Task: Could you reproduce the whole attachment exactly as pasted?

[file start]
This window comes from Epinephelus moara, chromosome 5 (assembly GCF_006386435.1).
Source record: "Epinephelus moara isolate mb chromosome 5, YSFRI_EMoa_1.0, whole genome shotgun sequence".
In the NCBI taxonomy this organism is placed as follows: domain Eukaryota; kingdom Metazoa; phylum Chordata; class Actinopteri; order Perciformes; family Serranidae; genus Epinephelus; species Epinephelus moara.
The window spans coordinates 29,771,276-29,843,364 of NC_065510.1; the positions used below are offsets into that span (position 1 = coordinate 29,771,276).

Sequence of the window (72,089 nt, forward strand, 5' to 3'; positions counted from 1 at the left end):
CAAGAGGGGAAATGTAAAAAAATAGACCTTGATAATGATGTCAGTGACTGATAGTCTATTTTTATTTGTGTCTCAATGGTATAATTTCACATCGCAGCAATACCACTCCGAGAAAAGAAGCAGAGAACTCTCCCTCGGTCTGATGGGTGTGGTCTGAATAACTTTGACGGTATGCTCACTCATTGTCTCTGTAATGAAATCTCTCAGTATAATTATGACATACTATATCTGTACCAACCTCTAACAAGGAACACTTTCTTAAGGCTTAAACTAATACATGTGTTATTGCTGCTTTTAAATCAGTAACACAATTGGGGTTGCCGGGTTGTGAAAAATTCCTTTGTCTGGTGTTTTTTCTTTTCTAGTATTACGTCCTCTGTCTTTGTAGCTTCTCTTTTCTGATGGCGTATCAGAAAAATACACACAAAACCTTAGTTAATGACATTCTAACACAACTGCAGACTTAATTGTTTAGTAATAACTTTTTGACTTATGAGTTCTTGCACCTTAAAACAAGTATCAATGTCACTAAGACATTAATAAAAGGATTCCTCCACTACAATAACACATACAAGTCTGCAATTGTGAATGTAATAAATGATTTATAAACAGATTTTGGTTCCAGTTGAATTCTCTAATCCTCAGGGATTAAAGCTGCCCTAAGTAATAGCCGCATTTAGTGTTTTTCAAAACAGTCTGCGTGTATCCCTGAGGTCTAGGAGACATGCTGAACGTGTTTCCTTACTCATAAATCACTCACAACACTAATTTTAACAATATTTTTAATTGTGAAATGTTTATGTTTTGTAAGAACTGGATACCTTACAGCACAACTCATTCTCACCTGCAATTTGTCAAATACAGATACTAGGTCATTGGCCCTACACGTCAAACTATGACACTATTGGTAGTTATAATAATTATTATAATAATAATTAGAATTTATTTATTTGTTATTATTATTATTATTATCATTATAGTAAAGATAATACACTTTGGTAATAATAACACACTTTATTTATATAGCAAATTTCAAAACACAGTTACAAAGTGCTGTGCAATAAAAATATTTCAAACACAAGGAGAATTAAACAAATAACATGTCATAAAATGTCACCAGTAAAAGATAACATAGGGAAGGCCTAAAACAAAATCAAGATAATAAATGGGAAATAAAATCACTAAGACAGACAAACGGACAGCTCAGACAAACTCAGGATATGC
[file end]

This window comes from Epinephelus moara, chromosome 5 (assembly GCF_006386435.1).
Source record: "Epinephelus moara isolate mb chromosome 5, YSFRI_EMoa_1.0, whole genome shotgun sequence".
In the NCBI taxonomy this organism is placed as follows: domain Eukaryota; kingdom Metazoa; phylum Chordata; class Actinopteri; order Perciformes; family Serranidae; genus Epinephelus; species Epinephelus moara.
The window spans coordinates 29,771,276-29,843,364 of NC_065510.1; the positions used below are offsets into that span (position 1 = coordinate 29,771,276).

Sequence of the window (72,089 nt, forward strand, 5' to 3'; positions counted from 1 at the left end):
CAAGAGGGGAAATGTAAAAAAATAGACCTTGATAATGATGTCAGTGACTGATAGTCTATTTTTATTTGTGTCTCAATGGTATAATTTCACATCGCAGCAATACCACTCCGAGAAAAGAAGCAGAGAACTCTCCCTCGGTCTGATGGGTGTGGTCTGAATAACTTTGACGGTATGCTCACTCATTGTCTCTGTAATGAAATCTCTCAGTATAATTATGACATACTATATCTGTACCAACCTCTAACAAGGAACACTTTCTTAAGGCTTAAACTAATACATGTGTTATTGCTGCTTTTAAATCAGTAACACAATTGGGGTTGCCGGGTTGTGAAAAATTCCTTTGTCTGGTGTTTTTTCTTTTCTAGTATTACGTCCTCTGTCTTTGTAGCTTCTCTTTTCTGATGGCGTATCAGAAAAATACACACAAAACCTTAGTTAATGACATTCTAACACAACTGCAGACTTAATTGTTTAGTAATAACTTTTTGACTTATGAGTTCTTGCACCTTAAAACAAGTATCAATGTCACTAAGACATTAATAAAAGGATTCCTCCACTACAATAACACATACAAGTCTGCAATTGTGAATGTAATAAATGATTTATAAACAGATTTTGGTTCCAGTTGAATTCTCTAATCCTCAGGGATTAAAGCTGCCCTAAGTAATAGCCGCATTTAGTGTTTTTCAAAACAGTCTGCGTGTATCCCTGAGGTCTAGGAGACATGCTGAACGTGTTTCCTTACTCATAAATCACTCACAACACTAATTTTAACAATATTTTTAATTGTGAAATGTTTATGTTTTGTAAGAACTGGATACCTTACAGCACAACTCATTCTCACCTGCAATTTGTCAAATACAGATACTAGGTCATTGGCCCTACACGTCAAACTATGACACTATTGGTAGTTATAATAATTATTATAATAATAATTAGAATTTATTTATTTGTTATTATTATTATTATTATCATTATAGTAAAGATAATACACTTTGGTAATAATAACACACTTTATTTATATAGCAAATTTCAAAACACAGTTACAAAGTGCTGTGCAATAAAAATATTTCAAACACAAGGAGAATTAAACAAATAACATGTCATAAAATGTCACCAGTAAAAGATAACATAGGGAAGGCCTAAAACAAAATCAAGATAATAAATGGGAAATAAAATCACTAAGACAGACAAACGGACAGCTCAGACAAACTCAGGATATGC